Where to start and an ethical dilema?

Moderator: Tibetan Buddhism moderators

Where to start and an ethical dilema?

Postby vajrahorizon » Sat Aug 11, 2012 3:19 am

Hey All,

Like me make a candid confession in my introduction. I am what you might call a spiritual seeker and have passed through pretty much every religious/spiritual tradition that has existed, though while remaining deeply sceptical of the forms of these traditions. My first interest was in Zen and I have been through a plethora since then.

I am in my early 40s and have developed a serious auto-immune condition which leaves me in constant pain and makes life more difficult than it might be otherwise.

I realise this jumping from point A to B and C has left me nothing but a little confused, but at the core of this search was an experience of oneness I had as a little kid and I guess I have been chasing it ever since.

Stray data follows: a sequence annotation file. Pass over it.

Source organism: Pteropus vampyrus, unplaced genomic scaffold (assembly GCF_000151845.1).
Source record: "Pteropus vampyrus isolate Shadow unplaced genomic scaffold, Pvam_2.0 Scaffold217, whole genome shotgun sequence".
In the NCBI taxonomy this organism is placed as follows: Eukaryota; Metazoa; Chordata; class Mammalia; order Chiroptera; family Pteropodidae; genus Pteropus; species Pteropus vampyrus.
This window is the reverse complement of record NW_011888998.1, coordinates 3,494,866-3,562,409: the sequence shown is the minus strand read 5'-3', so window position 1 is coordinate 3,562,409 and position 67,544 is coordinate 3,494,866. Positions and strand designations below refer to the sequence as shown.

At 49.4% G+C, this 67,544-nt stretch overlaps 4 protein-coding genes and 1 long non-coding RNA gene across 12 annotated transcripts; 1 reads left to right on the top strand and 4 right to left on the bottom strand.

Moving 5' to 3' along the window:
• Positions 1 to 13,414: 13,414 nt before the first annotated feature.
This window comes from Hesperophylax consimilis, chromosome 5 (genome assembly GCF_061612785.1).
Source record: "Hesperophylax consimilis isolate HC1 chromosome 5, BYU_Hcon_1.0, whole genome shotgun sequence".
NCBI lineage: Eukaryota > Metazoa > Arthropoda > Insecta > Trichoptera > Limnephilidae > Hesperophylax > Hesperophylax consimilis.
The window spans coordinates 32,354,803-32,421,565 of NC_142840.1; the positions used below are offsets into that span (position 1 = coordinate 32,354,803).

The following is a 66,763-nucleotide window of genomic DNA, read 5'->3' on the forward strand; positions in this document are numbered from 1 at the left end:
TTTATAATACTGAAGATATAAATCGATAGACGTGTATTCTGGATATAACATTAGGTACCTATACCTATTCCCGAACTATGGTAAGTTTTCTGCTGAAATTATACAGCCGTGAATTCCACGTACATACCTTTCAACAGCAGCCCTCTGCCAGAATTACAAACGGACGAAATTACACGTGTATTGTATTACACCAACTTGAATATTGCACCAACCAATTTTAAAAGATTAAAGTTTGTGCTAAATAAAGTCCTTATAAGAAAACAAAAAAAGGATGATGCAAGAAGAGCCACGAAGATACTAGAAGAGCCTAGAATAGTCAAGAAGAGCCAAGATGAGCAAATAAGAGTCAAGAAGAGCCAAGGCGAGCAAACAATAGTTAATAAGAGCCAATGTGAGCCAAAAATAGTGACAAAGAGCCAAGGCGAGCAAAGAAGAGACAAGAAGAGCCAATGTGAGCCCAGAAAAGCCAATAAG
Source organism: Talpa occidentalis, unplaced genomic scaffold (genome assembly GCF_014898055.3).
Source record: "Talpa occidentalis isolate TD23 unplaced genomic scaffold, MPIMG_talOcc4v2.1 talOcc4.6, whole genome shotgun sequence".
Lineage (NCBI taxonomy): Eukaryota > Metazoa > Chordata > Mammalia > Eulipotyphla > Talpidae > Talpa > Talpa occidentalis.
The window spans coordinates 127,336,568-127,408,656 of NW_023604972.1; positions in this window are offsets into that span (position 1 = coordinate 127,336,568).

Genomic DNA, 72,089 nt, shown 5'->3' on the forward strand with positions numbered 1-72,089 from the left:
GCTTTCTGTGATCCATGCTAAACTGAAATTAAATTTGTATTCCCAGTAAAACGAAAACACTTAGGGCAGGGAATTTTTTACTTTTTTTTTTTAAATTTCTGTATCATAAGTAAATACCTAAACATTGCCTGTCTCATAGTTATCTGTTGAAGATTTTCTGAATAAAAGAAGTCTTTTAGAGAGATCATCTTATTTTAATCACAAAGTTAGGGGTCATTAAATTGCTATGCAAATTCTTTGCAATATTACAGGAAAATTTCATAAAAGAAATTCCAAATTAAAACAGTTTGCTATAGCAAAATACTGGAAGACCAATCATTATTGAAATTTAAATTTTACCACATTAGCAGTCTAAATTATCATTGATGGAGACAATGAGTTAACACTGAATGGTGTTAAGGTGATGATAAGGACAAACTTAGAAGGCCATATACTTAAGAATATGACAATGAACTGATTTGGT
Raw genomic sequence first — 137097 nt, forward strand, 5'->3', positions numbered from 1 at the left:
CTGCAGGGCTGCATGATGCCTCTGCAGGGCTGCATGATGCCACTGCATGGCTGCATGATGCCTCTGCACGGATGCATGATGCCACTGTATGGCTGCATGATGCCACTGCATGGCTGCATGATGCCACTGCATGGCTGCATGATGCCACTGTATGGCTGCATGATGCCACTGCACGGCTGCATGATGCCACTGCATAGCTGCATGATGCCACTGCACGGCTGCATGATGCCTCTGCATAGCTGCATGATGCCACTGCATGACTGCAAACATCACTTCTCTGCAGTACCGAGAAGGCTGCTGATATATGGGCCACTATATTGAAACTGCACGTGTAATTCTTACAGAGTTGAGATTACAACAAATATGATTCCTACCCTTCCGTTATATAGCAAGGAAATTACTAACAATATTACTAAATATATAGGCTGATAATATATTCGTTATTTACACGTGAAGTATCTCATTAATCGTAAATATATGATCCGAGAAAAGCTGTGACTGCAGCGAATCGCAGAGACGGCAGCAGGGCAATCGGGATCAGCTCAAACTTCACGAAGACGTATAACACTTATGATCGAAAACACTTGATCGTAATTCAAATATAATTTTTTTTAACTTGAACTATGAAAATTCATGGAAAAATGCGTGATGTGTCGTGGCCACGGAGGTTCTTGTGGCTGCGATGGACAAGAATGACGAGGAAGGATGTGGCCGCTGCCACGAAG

I've always appreciated the Kagyu and Nyingma lineage due to their focus on experiential approaches as I seem to get continuously bogged down in intellectualism and comparing different schools and beliefs when at the core of I went to experience undifferentiated reality.

Any other's experience and advice would be most appreciated.

Regards

Thanks for your insights in advance.

VH

That Lama Ole character really seems divisive... he just seems to be simplifying a complex system and making it friendly to Western seekers - particularly in countries previously under the brutal yoke of communism.
vajrahorizon
 
Posts: 67
Joined: Sat Aug 11, 2012 2:04 am

Re: Where to start and an ethical dilema?

Postby Konchog1 » Sat Aug 11, 2012 4:34 am